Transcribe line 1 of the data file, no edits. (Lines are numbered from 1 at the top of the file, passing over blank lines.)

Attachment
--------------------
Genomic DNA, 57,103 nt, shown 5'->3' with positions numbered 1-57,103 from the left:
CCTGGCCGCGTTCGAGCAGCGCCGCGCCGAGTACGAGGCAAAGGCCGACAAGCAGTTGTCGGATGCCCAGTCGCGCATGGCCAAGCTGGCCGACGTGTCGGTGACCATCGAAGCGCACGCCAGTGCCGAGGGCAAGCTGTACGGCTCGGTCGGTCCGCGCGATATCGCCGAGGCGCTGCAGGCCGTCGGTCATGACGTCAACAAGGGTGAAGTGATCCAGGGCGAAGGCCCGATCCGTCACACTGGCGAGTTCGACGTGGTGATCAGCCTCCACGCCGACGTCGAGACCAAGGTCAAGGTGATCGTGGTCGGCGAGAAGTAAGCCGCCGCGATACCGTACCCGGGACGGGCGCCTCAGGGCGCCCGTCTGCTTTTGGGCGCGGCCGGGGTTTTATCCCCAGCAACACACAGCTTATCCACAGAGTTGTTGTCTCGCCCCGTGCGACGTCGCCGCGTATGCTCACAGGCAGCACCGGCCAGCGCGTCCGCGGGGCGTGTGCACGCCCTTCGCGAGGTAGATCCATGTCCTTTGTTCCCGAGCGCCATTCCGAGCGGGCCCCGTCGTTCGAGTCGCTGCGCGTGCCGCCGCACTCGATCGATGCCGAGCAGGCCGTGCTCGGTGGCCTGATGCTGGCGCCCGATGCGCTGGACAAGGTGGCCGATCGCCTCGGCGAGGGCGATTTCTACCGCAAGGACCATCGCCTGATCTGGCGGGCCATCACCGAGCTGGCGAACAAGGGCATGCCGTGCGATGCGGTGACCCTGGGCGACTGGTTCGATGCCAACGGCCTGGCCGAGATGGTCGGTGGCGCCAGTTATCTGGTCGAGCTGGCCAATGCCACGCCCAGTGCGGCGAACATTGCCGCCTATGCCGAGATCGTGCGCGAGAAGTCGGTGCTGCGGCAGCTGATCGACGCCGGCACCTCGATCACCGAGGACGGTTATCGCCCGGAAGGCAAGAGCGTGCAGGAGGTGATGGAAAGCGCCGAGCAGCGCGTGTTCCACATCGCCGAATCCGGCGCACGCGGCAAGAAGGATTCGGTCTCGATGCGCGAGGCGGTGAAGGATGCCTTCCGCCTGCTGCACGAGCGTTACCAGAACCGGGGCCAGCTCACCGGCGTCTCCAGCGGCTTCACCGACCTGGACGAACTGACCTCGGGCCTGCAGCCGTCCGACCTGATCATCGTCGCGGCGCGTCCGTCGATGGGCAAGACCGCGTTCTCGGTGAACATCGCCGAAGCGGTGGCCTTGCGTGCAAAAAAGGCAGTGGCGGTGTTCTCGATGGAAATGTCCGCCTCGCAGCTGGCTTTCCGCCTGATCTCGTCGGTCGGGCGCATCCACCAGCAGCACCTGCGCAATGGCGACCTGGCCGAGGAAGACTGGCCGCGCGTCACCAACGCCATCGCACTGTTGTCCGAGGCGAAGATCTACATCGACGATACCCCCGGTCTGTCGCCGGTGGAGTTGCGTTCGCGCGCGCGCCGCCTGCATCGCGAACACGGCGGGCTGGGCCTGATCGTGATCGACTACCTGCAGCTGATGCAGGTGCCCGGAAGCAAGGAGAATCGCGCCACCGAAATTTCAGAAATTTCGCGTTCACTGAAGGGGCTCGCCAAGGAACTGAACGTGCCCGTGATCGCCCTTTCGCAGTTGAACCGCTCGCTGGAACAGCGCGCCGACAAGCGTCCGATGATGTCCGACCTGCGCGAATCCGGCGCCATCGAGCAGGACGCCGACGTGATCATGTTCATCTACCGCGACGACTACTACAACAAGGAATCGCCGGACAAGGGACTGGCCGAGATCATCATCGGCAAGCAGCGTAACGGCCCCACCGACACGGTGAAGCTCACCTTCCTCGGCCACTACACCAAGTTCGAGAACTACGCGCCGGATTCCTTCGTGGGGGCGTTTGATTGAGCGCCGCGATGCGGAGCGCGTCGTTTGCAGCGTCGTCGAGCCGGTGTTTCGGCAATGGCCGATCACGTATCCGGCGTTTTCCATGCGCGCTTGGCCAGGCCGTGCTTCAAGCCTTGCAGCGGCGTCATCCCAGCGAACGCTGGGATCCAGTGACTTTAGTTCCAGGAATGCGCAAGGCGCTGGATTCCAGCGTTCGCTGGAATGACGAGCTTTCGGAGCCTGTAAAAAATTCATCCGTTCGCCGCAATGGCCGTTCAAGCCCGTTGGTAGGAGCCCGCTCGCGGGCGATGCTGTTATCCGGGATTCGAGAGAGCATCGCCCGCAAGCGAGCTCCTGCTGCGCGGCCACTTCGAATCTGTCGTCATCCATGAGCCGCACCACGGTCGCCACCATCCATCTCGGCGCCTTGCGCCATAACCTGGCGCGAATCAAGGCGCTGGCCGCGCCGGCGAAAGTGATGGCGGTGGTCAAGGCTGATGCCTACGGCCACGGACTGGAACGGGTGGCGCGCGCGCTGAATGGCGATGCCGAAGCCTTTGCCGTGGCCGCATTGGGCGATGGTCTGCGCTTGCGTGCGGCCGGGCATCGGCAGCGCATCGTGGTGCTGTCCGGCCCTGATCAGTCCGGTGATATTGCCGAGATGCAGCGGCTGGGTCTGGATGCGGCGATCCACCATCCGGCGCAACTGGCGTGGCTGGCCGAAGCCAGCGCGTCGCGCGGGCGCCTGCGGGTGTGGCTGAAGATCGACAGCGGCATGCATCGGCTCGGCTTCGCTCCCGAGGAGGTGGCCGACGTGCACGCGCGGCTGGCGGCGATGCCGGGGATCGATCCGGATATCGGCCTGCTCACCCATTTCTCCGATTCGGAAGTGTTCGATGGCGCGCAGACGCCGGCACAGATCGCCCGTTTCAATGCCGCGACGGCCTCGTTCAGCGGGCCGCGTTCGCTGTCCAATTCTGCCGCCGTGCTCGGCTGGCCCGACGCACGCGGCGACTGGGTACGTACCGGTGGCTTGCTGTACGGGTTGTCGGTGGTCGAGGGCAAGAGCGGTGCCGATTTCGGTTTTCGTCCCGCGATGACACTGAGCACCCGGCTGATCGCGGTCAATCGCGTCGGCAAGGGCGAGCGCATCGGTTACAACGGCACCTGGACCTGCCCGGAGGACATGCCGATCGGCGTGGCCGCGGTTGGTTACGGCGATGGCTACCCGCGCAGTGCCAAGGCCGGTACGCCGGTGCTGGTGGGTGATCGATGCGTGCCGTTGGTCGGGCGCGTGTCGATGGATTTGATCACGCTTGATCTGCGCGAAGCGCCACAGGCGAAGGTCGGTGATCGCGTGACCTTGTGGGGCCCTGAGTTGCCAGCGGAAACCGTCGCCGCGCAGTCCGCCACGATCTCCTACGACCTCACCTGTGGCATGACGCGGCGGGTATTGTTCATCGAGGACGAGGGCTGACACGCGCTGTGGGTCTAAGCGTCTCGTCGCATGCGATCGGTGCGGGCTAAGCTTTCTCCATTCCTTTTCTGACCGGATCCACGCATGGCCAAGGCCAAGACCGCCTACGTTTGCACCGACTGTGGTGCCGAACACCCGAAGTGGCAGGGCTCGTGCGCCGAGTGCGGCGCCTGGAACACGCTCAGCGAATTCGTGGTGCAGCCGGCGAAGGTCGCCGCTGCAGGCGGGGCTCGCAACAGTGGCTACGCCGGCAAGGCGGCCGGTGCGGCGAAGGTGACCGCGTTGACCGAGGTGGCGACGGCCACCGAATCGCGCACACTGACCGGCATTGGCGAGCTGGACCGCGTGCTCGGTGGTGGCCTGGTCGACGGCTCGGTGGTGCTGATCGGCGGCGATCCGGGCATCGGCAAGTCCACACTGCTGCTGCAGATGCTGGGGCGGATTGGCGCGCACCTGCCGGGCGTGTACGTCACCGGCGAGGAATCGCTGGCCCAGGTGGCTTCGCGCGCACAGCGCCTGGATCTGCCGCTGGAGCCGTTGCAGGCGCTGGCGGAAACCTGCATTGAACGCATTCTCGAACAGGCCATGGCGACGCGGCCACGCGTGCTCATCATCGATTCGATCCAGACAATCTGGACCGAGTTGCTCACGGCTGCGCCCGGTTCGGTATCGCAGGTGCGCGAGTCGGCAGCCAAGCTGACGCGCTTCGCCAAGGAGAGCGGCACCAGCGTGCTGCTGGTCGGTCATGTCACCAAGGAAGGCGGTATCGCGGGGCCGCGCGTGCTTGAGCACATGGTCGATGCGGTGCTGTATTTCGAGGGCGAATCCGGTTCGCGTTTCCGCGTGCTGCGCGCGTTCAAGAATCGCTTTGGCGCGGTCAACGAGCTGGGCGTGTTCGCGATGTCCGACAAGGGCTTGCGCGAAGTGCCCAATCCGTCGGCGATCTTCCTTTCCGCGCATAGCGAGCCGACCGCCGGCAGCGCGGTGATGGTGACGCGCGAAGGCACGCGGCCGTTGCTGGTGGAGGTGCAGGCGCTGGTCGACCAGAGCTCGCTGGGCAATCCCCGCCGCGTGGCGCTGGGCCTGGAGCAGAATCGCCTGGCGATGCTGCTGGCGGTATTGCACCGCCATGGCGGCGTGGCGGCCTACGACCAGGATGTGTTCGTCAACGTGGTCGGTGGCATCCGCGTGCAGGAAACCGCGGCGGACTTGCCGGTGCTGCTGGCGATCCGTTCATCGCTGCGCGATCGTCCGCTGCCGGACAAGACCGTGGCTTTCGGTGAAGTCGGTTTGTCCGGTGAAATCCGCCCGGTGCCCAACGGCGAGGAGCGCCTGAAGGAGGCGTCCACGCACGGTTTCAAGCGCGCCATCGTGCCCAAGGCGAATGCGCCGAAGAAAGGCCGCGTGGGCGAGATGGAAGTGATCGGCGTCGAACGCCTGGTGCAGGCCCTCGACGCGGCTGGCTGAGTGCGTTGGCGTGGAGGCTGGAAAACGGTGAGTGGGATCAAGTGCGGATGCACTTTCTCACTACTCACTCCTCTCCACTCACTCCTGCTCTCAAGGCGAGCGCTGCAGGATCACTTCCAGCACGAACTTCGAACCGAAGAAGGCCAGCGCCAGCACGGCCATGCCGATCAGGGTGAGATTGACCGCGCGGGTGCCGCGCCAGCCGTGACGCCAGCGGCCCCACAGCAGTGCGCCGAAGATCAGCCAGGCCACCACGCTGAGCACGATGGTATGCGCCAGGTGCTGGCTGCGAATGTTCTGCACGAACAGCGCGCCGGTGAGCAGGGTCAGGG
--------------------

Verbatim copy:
Genomic DNA, 57,103 nt, shown 5'->3' with positions numbered 1-57,103 from the left: